Coronavirus: What happened in Canada and around the world on April 18
Closure of Canada-U.S. border extended for another 30 days; Trudeau pledges $306M for Indigenous businesses
- Closure of Canada-U.S. border extended for another 30 days.
- Trudeau pledges $306M for Indigenous businesses.
- Armed Forces members arrive in Quebec to help in long-term care homes.
- B.C. prepares to ease some COVID-19 restrictions in May, after data suggests province has flattened the curve.
- Experts warn COVID-19 may attack more than the lungs.
- As COVID-19 deaths mount in Ontario long-term care homes, families demand more timely information.
- INTERACTIVE | See the latest figures on COVID-19 in Canada.
Canadian officials acknowledged some regions of the country could be closer to reopening parts of the economy than others, but continued to stress a careful approach as the border closure with the hard-hit United States was extended for another 30 days during the COVID-19 crisis.
"Let us be very clear, while we want to be optimistic, we need to be absolutely cautious," Treasury Board President Jean-Yves Duclos said Saturday.
Despite continuing grim news, glimmers of hope emerged this week as provinces and cities reported slower growth of COVID-19 cases, and officials began discussing moves toward a "new normal."
In British Columbia, officials suggested some restrictions could be eased in the coming weeks in light of numbers showing a flattening of the COVID-19 curve.
Prince Edward Island, where 23 of the province's 26 confirmed COVID-19 cases have recovered, is also looking at easing restrictions on activities while maintaining self-isolation rules for those entering the province.
Toronto Mayor John Tory met with city officials Saturday to discuss when regular life can restart in the country's biggest city, though he warned that the time has not come yet.
Ontario Premier Doug Ford said his province's approach will be based on health advice and will only move forward with reopening with medical officials' green light. He added that there are various scenarios playing out across the province.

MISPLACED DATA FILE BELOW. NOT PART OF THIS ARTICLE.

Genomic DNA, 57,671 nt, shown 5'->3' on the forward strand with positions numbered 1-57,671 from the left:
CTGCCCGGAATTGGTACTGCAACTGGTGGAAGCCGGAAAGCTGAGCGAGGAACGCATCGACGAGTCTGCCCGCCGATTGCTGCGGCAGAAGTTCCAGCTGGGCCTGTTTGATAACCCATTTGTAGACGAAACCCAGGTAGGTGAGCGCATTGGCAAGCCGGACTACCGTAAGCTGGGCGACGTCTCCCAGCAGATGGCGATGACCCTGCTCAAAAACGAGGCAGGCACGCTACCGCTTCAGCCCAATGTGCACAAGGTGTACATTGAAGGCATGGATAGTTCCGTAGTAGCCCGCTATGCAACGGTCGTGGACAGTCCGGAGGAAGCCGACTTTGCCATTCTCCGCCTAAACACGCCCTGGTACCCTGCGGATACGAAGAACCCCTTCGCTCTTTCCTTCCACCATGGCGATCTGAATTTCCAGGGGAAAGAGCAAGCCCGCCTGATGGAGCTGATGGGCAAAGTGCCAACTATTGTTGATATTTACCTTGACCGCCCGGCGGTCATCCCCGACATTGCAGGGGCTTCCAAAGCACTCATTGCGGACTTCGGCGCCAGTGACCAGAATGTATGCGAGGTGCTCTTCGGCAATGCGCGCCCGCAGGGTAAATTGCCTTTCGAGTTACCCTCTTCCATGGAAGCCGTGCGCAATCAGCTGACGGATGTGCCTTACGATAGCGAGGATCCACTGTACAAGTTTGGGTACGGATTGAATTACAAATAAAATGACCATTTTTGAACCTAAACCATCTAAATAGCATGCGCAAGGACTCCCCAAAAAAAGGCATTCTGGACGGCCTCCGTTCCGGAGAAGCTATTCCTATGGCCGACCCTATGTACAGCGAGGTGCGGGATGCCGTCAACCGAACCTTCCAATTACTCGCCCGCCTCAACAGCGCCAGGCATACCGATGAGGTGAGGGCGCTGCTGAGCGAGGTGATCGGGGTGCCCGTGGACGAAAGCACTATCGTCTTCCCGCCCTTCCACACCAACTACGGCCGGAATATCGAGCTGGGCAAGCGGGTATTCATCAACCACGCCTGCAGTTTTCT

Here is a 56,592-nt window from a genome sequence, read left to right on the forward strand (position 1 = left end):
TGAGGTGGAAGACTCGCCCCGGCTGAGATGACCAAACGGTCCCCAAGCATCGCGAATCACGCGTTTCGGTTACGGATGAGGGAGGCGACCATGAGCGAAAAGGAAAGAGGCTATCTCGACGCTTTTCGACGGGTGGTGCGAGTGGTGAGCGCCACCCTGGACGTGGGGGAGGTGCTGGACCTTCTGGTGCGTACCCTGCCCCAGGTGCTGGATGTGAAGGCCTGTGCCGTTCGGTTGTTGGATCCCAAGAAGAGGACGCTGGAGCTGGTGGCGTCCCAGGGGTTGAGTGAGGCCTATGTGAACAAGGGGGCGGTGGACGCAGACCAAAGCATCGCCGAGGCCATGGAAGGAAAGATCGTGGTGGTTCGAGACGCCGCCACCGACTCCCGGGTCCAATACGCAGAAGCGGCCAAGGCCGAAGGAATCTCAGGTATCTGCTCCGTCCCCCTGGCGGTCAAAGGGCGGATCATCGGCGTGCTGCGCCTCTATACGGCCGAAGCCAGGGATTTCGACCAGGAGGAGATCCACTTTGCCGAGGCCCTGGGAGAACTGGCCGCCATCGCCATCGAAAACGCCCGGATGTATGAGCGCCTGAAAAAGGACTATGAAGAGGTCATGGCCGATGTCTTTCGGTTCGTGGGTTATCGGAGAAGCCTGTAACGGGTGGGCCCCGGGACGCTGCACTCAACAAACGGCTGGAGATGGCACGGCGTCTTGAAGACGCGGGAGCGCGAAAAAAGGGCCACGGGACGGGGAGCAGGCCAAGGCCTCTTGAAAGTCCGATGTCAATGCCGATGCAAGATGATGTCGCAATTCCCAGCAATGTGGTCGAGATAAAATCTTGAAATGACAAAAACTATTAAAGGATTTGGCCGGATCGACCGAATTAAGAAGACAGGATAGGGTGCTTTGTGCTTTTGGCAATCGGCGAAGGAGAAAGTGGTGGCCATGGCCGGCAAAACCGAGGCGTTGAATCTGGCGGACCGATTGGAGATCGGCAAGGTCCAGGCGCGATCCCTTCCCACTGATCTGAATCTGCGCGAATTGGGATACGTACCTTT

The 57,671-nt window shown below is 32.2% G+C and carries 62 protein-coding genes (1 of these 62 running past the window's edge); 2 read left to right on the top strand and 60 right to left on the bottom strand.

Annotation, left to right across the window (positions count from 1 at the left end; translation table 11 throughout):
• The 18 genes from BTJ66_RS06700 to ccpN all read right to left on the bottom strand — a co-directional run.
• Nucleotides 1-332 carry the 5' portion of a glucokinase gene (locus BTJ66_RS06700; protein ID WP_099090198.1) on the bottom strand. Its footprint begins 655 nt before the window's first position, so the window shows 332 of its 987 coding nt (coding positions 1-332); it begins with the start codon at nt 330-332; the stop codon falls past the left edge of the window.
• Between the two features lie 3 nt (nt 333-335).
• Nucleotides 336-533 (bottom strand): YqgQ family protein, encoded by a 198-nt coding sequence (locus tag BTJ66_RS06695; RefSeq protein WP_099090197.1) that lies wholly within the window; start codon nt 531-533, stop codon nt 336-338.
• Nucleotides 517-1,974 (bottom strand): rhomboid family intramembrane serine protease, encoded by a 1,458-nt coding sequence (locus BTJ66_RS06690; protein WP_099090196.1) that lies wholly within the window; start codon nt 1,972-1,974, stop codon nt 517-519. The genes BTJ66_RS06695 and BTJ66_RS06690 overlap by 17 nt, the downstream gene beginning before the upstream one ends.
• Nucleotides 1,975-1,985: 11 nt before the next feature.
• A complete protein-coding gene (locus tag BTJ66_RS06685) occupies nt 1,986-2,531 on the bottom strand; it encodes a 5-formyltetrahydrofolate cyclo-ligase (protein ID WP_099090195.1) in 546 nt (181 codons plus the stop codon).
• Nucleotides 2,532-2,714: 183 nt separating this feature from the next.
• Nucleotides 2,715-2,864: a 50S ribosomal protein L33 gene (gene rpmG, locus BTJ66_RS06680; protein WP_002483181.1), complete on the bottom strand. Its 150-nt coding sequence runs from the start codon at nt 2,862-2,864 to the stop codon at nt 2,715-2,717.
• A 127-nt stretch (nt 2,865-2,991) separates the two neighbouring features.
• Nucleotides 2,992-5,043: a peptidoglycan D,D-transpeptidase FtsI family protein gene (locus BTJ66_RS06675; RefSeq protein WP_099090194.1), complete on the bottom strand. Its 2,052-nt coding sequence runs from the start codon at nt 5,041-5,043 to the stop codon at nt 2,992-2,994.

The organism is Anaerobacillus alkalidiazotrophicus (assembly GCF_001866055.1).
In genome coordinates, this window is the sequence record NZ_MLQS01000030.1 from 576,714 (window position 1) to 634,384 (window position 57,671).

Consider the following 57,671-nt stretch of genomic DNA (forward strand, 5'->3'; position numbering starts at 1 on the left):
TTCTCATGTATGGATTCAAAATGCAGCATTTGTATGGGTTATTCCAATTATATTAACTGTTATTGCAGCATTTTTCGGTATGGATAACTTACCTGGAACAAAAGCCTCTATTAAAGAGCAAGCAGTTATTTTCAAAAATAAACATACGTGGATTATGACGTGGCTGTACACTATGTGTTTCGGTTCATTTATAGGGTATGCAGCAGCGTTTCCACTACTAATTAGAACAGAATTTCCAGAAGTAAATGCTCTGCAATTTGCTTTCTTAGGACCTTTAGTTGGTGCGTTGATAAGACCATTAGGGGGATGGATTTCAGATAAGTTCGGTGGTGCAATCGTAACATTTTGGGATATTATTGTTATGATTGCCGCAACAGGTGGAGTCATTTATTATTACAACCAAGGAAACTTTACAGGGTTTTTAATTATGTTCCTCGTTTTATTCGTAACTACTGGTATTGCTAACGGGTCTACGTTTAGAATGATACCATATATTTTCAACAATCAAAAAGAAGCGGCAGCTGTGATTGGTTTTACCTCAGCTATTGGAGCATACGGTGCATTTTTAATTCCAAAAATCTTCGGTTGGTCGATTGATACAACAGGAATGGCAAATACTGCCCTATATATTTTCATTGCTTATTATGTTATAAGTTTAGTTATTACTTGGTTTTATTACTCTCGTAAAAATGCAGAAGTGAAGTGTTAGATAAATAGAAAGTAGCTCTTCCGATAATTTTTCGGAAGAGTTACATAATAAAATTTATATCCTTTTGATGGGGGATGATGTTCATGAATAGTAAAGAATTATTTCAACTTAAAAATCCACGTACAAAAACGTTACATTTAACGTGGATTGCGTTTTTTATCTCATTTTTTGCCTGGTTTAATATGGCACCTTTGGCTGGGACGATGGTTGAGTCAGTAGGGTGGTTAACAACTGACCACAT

"What's happening in a big urban centre like Toronto may not be happening in rural areas," Ford said.
He said that loosening restrictions over time will have to be done in a careful and methodical way, and said it would be "twice as hard" as the current lockdown.
New Brunswick Premier Blaine Higgs also floated May 1 as a possible date for lifting some restrictions in the province — if new case numbers remain low and recovery rates stay high.
Across Canada, more than 507,000 people have been tested for COVID-19, with about six per cent confirmed positive, Duclos said.
About 7.6 million applications for financial assistance under the Canada Emergency Response Benefit (CERB) have been processed, he said.
As of Saturday evening, Canada had 33,383 presumptive and confirmed COVID-19 cases. The provinces and territories that provide data on recoveries listed 11,220 cases as recovered or resolved. A CBC News tally of deaths linked to COVID-19 based on provincial reports, regional public health information and CBC reporting listed 1,529 deaths in Canada. There have also been two reported coronavirus-related deaths of Canadians abroad.
For travellers, the federal government is rolling out new rules requiring that all air passengers wear face masks covering their noses and mouths while in transit.
Parliament mulls reconvening
The federal government on Saturday pledged $306 million to Indigenous businesses, for interest-free loans and non-repayable contributions.
Prime Minister Justin Trudeau's latest update comes as more than 2.3 million people have been reported to be infected by the novel coronavirus globally and 158,691 have died, according to a tally by Johns Hopkins University. Infections have been reported in more than 210 countries and territories since the first cases were identified in China in December 2019.
Trudeau also stressed he does not think it is a good idea for the House of Commons to resume business as usual on Monday — with all 338 MPs, along with their staff, clerks, interpreters, security and cleaners.
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An agreement needs to be reached before then on scaled-back sittings if the plan is to change. Federal political parties are to continue negotiating Saturday about when and how Parliament should reconvene in the middle of the pandemic.
Trudeau's Liberals are proposing one in-person sitting each week, with a small number of MPs and extended time for longer questions and more thorough answers than would normally be allowed during the daily question period. More sittings would be added as soon as the technical and logistical requirements for virtual meetings can be worked out.
All opposition parties appear satisfied with that proposal, except for the Conservatives.
Conservative Leader Andrew Scheer is demanding up to four in-person sittings each week, with fewer than 50 MPs in the chamber, to hold the government to account for its response to the health crisis and the resulting economic fallout.
WATCH | Trudeau announces extension of U.S. border restrictions:
Except for two single-day sittings to pass emergency aid bills, Parliament has been adjourned since mid-March.
Canada and the U.S. are extending the closure of the border to non-essential travel for another 30 days, Trudeau said Saturday.